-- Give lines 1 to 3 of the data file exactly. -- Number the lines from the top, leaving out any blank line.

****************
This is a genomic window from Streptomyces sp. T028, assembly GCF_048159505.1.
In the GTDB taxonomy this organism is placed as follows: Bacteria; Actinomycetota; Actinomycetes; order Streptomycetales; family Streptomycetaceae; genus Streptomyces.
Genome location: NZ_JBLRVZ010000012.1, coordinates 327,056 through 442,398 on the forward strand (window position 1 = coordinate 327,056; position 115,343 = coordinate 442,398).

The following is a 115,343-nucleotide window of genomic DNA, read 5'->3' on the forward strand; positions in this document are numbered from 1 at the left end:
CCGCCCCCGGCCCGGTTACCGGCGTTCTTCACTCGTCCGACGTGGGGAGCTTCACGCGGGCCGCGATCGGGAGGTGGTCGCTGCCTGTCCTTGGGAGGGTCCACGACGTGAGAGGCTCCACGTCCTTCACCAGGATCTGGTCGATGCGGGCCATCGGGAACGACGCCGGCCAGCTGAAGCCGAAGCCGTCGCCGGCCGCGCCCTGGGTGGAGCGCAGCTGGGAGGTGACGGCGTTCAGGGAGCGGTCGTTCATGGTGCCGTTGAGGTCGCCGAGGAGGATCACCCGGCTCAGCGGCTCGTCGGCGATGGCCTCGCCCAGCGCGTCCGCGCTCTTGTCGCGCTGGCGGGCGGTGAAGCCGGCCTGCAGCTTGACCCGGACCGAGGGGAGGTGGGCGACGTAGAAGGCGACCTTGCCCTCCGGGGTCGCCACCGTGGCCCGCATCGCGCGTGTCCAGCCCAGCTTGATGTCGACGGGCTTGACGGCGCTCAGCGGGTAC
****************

This is a genomic window from Streptomyces sp. T028, assembly GCF_048159505.1.
In the GTDB taxonomy this organism is placed as follows: Bacteria; Actinomycetota; Actinomycetes; order Streptomycetales; family Streptomycetaceae; genus Streptomyces.
Genome location: NZ_JBLRVZ010000012.1, coordinates 327,056 through 442,398 on the forward strand (window position 1 = coordinate 327,056; position 115,343 = coordinate 442,398).